Policy Issues



Created in the Tax Cuts and Jobs Act of 2017, Opportunity Zones (OZs) are designated, low-income census tracts where qualifying investments are eligible for reduced capital gains taxes. By channeling investment where it is most needed and prioritized by states and local communities, OZs help stimulate job creation and economic growth in low-income communities.

Capital gain from prior investments—proceeds from the sale of real estate, stocks, securities, etc.— can be rolled into an Opportunity Fund and the tax that would otherwise be owed on the gain from the prior investment is deferred and not taxed until the end of 2026. Second, capital gains tax on this deferred gain is reduced by 10% if the investment is held for five years or 15% if the investment is held for seven years (through a tax basis “step-up”). Third, capital gain generated from the investments made by the Opportunity Fund is exempt from capital gains tax altogether if the investment in the fund is held for at least 10 years.

Unfortunately, delays in the rulemaking process and the onset of the COVID-19 pandemic have short-circuited the full impact of OZs. The final OZ regulations were issued just four months (December 2019) before COVID-19 caused a national economic lockdown that severely affected taxpayers’ ability to launch new real estate projects and other businesses.

In addition, the tax benefits associated with OZ investments are gradually phasing down and a significant OZ tax incentive expired at the end of 2021. Investors no longer qualify for the 15% basis step-up that applies to prior gain if the investment is maintained for at least seven years. Separately, the economic value of the temporary tax deferral that applies to gain rolled into an Opportunity Fund is gradually declining as 2026 draws near.

Bipartisan, bicameral legislation (S. 4065 / H.R.7467) introduced by Senators Cory Booker (D-NJ) and Tim Scott (R-SC) and Representative Ron Kind (D-WI) and Mike Kelly (R-PA) in the 117th Congress would have extended the OZ deadlines by two years and make other important OZ reforms. The reforms include sunsetting the eligibility of certain high-income OZ census tracts for future investments, mandating new OZ information reporting rules, and creating a new fund for localities to support businesses and projects in OZs.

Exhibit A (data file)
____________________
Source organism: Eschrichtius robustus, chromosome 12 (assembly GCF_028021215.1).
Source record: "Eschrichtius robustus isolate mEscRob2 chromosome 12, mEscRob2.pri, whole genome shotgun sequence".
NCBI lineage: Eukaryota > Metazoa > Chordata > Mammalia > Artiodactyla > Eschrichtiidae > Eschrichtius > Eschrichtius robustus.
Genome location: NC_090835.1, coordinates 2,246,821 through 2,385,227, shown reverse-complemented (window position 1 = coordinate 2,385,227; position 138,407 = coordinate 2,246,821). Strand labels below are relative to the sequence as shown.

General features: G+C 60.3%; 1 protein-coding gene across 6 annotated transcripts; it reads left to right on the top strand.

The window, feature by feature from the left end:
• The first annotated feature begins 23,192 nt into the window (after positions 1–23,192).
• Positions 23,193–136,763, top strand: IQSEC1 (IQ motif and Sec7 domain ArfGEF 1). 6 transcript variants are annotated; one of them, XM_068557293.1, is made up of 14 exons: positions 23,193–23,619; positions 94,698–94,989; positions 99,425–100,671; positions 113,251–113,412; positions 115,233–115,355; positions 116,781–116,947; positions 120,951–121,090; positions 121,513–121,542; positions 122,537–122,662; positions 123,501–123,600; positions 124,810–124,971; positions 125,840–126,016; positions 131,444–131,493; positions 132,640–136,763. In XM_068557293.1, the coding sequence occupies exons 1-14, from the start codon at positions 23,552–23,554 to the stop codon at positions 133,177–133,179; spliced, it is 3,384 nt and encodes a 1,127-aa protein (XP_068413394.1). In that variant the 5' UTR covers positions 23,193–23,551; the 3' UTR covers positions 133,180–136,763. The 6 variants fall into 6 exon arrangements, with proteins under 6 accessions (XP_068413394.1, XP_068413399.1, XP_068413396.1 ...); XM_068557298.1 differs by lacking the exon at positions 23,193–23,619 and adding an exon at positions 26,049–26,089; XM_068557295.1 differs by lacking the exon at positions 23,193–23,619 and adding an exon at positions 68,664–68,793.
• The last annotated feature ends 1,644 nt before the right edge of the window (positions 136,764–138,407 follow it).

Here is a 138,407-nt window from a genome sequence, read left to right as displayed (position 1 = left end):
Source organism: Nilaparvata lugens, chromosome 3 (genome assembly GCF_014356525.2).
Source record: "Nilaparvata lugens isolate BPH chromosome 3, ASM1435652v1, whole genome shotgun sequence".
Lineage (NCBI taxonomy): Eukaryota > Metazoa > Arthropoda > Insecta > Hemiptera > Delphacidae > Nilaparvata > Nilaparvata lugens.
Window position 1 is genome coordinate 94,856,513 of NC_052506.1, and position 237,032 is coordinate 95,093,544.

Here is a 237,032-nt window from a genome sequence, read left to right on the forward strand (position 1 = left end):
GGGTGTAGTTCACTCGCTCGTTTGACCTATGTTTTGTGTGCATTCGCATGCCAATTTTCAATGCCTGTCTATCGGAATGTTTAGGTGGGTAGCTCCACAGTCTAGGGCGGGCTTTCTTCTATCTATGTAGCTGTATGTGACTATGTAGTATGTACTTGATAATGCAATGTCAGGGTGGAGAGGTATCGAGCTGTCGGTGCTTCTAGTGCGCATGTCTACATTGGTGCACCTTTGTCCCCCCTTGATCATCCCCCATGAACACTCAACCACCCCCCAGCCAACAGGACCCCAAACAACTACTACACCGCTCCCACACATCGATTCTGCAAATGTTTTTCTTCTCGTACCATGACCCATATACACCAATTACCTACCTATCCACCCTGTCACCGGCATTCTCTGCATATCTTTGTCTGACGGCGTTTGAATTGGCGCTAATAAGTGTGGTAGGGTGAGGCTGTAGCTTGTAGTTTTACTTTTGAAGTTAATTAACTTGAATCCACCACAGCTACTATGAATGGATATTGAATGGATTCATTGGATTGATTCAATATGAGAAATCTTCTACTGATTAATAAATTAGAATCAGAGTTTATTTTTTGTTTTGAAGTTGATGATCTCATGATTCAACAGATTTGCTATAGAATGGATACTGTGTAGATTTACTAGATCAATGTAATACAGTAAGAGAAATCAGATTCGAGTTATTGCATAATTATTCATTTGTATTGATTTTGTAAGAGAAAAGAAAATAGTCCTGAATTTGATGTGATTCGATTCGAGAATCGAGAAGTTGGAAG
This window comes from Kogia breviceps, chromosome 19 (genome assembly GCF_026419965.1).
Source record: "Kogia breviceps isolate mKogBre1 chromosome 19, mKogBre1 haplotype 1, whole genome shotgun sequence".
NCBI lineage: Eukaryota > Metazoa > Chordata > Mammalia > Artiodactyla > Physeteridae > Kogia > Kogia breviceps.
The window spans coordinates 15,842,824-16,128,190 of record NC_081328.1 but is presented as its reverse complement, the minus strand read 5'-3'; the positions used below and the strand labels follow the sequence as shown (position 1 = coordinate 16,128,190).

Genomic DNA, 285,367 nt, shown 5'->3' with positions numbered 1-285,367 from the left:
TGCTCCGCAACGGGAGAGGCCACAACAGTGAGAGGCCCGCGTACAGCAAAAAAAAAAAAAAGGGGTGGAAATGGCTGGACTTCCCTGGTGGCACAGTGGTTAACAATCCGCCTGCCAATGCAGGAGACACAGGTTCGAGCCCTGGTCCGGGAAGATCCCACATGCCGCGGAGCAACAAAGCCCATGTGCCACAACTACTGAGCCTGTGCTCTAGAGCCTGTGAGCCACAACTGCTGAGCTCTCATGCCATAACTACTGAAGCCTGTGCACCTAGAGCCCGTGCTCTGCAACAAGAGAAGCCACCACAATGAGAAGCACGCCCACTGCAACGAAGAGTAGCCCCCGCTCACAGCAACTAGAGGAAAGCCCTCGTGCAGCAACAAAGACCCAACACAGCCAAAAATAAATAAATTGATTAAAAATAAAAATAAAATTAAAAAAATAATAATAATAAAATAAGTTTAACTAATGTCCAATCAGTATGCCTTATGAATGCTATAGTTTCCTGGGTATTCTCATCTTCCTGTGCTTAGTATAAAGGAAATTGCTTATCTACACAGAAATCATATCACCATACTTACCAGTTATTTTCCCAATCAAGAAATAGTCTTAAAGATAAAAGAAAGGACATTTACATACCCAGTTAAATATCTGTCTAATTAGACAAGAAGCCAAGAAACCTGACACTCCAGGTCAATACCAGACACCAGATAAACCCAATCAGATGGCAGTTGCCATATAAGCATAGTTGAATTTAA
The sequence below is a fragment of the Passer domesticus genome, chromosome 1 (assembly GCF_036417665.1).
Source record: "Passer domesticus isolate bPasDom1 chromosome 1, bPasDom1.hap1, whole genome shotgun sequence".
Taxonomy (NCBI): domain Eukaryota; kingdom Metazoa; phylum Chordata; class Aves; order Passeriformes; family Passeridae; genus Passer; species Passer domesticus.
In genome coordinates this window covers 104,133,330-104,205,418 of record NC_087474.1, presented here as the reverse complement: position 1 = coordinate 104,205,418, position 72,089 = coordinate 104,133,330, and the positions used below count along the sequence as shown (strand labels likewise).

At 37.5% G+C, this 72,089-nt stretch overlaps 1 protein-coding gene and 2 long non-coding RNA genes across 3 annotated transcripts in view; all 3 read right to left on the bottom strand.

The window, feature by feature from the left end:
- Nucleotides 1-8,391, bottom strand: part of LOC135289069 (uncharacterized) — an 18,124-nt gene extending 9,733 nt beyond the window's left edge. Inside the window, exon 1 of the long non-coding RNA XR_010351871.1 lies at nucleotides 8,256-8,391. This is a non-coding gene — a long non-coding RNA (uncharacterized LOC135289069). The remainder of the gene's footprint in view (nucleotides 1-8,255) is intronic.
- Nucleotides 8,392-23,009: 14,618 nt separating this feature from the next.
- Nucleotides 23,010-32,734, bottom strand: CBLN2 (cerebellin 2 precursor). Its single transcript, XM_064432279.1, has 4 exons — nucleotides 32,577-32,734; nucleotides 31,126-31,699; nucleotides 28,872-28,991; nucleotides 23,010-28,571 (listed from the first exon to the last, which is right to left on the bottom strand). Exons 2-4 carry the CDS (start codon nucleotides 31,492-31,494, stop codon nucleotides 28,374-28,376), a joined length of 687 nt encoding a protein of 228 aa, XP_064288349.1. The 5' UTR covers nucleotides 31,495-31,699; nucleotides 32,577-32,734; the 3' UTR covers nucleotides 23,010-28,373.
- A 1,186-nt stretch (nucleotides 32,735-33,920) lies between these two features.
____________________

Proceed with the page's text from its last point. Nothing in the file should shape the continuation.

In the short time since their enactment, OZs have created jobs and spurred billions of dollars in new investment in economically struggling communities across the country. 

Opportunity Funds have financed affordable, workforce, and senior housing, grocery-anchored retail centers, and office buildings that allow new and growing businesses to gain a presence and create jobs in long-neglected neighborhoods.

Other examples of productive activities in OZs include the rehabilitation of dilapidated buildings into new hotels that boost local tax revenue and serve as a magnet for jobs, visitors, and economic activity in the surrounding area.


  • OZs have demonstrated extraordinary potential to improve communities. In 2020, the Council of Economic Advisors estimated that the Opportunity Funds had raised $75 billion in private capital in the first two years following the incentives’ enactment, including $52 billion that otherwise would not have been raised. The council projected this capital could lift one million people out of poverty in OZs by 11%.
  • Most recently, the GAO estimated that 6,000 Opportunity Funds with more than 18,000 partners or shareholders invested $29 billion in OZs in 2019 alone.
  • The decentralized design of OZs allows more investors and stakeholders to participate in the market and invest in qualifying projects that generate economic opportunity and improve the built environment in high-need communities.
  • Congress should act quickly to extend expired OZ deadlines, as proposed in S. 4065 / H.R.7467. Extending the deadlines would ensure that OZs continue to act as a catalyst for economic development in struggling communities and allow the program to fulfill its original promise.
  • Congress should also continue working on improvements to the OZ tax incentives, such as enhanced information reporting, data collection, and transparency, as well as lowering the substantial improvement threshold to cover a broad range of real estate rehabilitation and redevelopment projects. 

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